- Discovering the Joys of New Zealand Wine

Newsletter for October, 2004

October - a new growing season in the Southern hemisphere, while harvesting continues in the North with a touch of frost on the pumpkin. This month we celebrate new growth with a new feature: From the Heartland - a column by our Mid-States correspondent. For your Halloween treat, we preview an exciting, new Sauvignon Blanc.

From the Heartland by Erin M. Myers

Our intrepid reporter in the Midwest attended a recent tasting of New Zealand wines conducted by Cyclone Liquors, a great wine store with a fabulous selection, in Ames, Iowa. Her review of the wines:

Nobilo Pinot Gris Icon 2003: Although this wine was featured first due to the light reputation of pinot gris, this formidable wine could have been featured later in the tasting line-up. The wine was quite dark for a pinot gris, resembling apple juice. The nose featured fresh fruit. The palate was also fruity with mellow hints of apple and pear with tropical fruits. Rating: 88. Retails at Cyclone for $19

Whitehaven Sauvignon Blanc 2003: This wine comes from a three vineyard blend; predominately from the Awatere Valley. This SB was pale straw color with pear, melon, and grapefruit on the nose. It was distinctly more crisp than the pinot gris. Flavors of grapefruit, passion fruit, and melons combined with a prickle on the tongue to give a fruity crisp and refreshing wine. The finish was dry but the aromatics lingered. The fruit aspects of the wine increased as the wine warmed. Rating: 88-89. Retails for $20, on sale for $17

Kim Crawford Sauvignon Blanc 2003: Tasted before and a consistent pleaser. Its pale yellow/green colors give notice that this wine features less fruit and more herbaceous aspects. The nose was full-bodied with hints of apple and grass. The taste is acidic and tart upfront, less fruity, with an herbaceous finish. Rating: 91. Retails for $19, on sale for $17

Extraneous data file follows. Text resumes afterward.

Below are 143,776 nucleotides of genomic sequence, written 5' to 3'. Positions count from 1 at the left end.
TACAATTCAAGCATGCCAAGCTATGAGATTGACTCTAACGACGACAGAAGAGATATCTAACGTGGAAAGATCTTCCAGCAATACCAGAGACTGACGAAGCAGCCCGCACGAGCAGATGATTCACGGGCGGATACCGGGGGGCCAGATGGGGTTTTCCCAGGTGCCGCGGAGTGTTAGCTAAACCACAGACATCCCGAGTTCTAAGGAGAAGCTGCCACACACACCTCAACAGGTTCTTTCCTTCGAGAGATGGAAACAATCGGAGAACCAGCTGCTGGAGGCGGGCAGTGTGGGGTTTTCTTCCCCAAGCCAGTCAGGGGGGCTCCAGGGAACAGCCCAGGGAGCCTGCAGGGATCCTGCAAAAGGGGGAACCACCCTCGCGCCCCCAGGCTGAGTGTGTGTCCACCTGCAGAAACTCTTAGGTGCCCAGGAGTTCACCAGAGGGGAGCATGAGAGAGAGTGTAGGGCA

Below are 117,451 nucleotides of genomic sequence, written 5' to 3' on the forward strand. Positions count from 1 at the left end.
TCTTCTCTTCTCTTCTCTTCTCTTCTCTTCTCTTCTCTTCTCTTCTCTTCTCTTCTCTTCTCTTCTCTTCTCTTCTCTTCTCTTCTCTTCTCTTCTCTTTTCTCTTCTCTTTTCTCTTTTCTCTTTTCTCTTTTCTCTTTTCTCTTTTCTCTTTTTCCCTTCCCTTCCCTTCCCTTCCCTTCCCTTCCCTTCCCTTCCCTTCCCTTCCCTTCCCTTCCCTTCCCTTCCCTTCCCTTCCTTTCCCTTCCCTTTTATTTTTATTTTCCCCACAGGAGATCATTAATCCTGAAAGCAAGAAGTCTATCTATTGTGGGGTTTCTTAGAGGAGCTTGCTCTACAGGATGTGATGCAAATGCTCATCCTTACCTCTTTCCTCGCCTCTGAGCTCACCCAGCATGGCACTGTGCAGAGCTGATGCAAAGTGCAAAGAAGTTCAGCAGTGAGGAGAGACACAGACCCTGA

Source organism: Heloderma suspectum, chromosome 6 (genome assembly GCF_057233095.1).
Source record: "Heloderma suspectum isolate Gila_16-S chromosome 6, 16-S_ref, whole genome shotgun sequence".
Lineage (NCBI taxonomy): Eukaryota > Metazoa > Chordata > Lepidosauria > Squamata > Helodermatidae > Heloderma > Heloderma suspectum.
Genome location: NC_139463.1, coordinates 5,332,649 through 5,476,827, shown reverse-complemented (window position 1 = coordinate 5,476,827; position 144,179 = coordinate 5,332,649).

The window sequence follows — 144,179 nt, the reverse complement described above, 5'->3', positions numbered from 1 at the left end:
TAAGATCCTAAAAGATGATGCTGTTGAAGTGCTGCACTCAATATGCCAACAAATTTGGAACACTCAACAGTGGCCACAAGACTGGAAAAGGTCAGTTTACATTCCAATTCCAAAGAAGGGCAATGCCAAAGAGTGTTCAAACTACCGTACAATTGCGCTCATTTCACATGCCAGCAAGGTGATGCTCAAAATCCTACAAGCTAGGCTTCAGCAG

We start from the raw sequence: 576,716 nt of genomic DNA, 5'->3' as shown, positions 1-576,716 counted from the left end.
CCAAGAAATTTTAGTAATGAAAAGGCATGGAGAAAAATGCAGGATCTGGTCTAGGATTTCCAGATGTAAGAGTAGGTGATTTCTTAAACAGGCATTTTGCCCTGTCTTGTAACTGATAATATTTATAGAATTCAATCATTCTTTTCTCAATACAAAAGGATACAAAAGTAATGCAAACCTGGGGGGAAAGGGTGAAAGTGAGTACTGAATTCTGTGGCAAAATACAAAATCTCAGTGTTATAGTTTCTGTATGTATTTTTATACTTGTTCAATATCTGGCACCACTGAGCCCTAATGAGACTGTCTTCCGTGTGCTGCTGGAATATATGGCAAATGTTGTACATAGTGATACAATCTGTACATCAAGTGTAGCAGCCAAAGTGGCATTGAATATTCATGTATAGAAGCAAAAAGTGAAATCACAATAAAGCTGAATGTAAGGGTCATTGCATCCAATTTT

Brancott Chardonnay 2000: This was the oldest white wine in the tasting. The wine has an almost disturbing bright yellow color (think Mellow-Yellow). The wine has an interesting nose that was reminiscent of grilled summer squash. There is crisp acidity up front with oak and light butter on the finish and aftertaste. The wine was decent but there seemed to be conflict between the fruit on the front and the barrel-aged malo-lactic finish. Rating: 80. The wine retails for $13

The Crossings Pinot Noir 2003: This wine is young and may mature nicely with a few more years in the bottle. Its greatest asset is the nose. Tasting notes read “nose=yum!”. Nose is fruity with aromatics of cherries and dark berries. There are also subtle hints of green pepper and cucumber. The palate showed that the wine is still young. Surprisingly crisp for a pinot with cherry flavors still present. It was an easy drinker. Rating: 87-88. Wine is priced at $21.

Spy Valley Pinot Noir 2002: The class of the tasting. Dark, brick red, earthy in color. The nose improves after opening up for a while with hints of smoke, BBQ, and coffee. The palate is complex and flavorful featuring coffee, black pepper, spices, and woody accents. This is a complex and mature wine. Rating: 91. Retails for $19. This wine sold out immediately after the tasting.

Villa Maria Cabernet-Merlot 2000: New Zealand is not generally known for its Cabernet or Merlot but this wine was produced in the warmer Hawke’s Bay region as a Bordeaux style blend. It was a dark brick colored wine featuring a smoky cabernet smell. Flavors included sweet oak, blackberry and plum aspects. Consistent with the blend, tannins were present but not overly strong. It was a drinkable wine but not too complex. Rating: 86. This wine sells for $16.

Our Mid-States Correspondent, Ms. Myers has been a student of wine for many years. She received her formal wine training at Cornell University and has also traveled the wine trails of New Zealand. Her other work can be found in the July, 2004 issue of Molecular Ecology.

Preview of Coming Attractions

Seven Terraces is a new label from Foxes Island Wines and winemaker John Belsham. The name is derived from the winery's terraced vineyards in Awatere Valley which is the primary source for this Marlborough Sauvignon Blanc. It should be arriving in the US in November.

Price: around $14.

Tasting notes:

A very pleasing nose of grapefruit/lime citrus and a light grassy note. On the palate, there was clarity and balance to the citrus and grass flavors; a "purity of fruit" quality. The crisp acidity gave a well-defined clean, smooth finish. An exciting wine that will serve well alone or with food and a terrific value in its price range.

October is the season of frights and ghouls: Scary attack ads, serpent-tongued politicos, fiendish spin-doctors, and pundit zombies. It's enough to make you want a drink or dream of far-away places. Enough tricks. Treat yourself to a bottle of great wine.

And on November 2, go out sober and cast your vote. Democracy is not a spectator sport.

Any comments, additions or deletions to the mailing list, please e-mail me.